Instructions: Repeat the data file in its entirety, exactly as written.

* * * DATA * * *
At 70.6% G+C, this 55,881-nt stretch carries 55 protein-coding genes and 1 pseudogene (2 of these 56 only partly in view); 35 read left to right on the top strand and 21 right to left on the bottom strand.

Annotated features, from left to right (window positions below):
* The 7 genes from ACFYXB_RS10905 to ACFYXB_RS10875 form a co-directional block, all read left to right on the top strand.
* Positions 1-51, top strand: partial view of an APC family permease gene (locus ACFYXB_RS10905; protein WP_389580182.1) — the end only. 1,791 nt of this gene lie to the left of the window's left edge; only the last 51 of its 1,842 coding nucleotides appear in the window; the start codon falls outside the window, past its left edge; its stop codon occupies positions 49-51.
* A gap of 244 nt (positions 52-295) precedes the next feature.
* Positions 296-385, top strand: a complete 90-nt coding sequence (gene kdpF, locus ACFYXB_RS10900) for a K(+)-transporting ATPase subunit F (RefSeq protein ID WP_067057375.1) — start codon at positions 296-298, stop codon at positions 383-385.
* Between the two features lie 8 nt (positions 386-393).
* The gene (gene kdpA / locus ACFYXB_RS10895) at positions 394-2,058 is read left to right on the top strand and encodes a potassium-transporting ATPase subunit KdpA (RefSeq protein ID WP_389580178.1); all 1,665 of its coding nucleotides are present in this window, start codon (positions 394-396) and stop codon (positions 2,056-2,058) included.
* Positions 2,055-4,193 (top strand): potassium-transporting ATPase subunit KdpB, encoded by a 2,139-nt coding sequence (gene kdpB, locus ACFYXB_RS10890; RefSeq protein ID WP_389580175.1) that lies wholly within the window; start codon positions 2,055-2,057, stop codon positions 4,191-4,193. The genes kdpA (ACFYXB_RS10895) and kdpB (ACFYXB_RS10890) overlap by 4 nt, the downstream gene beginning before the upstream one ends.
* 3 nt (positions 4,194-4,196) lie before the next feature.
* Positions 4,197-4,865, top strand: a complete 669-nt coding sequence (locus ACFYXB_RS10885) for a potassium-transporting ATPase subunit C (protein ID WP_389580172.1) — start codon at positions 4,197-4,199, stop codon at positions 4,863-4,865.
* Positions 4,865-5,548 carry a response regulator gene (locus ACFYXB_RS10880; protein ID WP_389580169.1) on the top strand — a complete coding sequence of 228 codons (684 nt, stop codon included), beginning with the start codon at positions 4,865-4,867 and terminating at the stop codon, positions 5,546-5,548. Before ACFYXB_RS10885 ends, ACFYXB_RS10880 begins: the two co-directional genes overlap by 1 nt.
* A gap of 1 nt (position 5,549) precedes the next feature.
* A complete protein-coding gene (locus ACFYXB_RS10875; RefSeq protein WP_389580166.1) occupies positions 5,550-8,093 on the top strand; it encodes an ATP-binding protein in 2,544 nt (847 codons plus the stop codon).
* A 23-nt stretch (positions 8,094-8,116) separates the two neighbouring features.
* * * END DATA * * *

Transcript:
At 70.6% G+C, this 55,881-nt stretch carries 55 protein-coding genes and 1 pseudogene (2 of these 56 only partly in view); 35 read left to right on the top strand and 21 right to left on the bottom strand.

Annotated features, from left to right (window positions below):
* The 7 genes from ACFYXB_RS10905 to ACFYXB_RS10875 form a co-directional block, all read left to right on the top strand.
* Positions 1-51, top strand: partial view of an APC family permease gene (locus ACFYXB_RS10905; protein WP_389580182.1) — the end only. 1,791 nt of this gene lie to the left of the window's left edge; only the last 51 of its 1,842 coding nucleotides appear in the window; the start codon falls outside the window, past its left edge; its stop codon occupies positions 49-51.
* A gap of 244 nt (positions 52-295) precedes the next feature.
* Positions 296-385, top strand: a complete 90-nt coding sequence (gene kdpF, locus ACFYXB_RS10900) for a K(+)-transporting ATPase subunit F (RefSeq protein ID WP_067057375.1) — start codon at positions 296-298, stop codon at positions 383-385.
* Between the two features lie 8 nt (positions 386-393).
* The gene (gene kdpA / locus ACFYXB_RS10895) at positions 394-2,058 is read left to right on the top strand and encodes a potassium-transporting ATPase subunit KdpA (RefSeq protein ID WP_389580178.1); all 1,665 of its coding nucleotides are present in this window, start codon (positions 394-396) and stop codon (positions 2,056-2,058) included.
* Positions 2,055-4,193 (top strand): potassium-transporting ATPase subunit KdpB, encoded by a 2,139-nt coding sequence (gene kdpB, locus ACFYXB_RS10890; RefSeq protein ID WP_389580175.1) that lies wholly within the window; start codon positions 2,055-2,057, stop codon positions 4,191-4,193. The genes kdpA (ACFYXB_RS10895) and kdpB (ACFYXB_RS10890) overlap by 4 nt, the downstream gene beginning before the upstream one ends.
* 3 nt (positions 4,194-4,196) lie before the next feature.
* Positions 4,197-4,865, top strand: a complete 669-nt coding sequence (locus ACFYXB_RS10885) for a potassium-transporting ATPase subunit C (protein ID WP_389580172.1) — start codon at positions 4,197-4,199, stop codon at positions 4,863-4,865.
* Positions 4,865-5,548 carry a response regulator gene (locus ACFYXB_RS10880; protein ID WP_389580169.1) on the top strand — a complete coding sequence of 228 codons (684 nt, stop codon included), beginning with the start codon at positions 4,865-4,867 and terminating at the stop codon, positions 5,546-5,548. Before ACFYXB_RS10885 ends, ACFYXB_RS10880 begins: the two co-directional genes overlap by 1 nt.
* A gap of 1 nt (position 5,549) precedes the next feature.
* A complete protein-coding gene (locus ACFYXB_RS10875; RefSeq protein WP_389580166.1) occupies positions 5,550-8,093 on the top strand; it encodes an ATP-binding protein in 2,544 nt (847 codons plus the stop codon).
* A 23-nt stretch (positions 8,094-8,116) separates the two neighbouring features.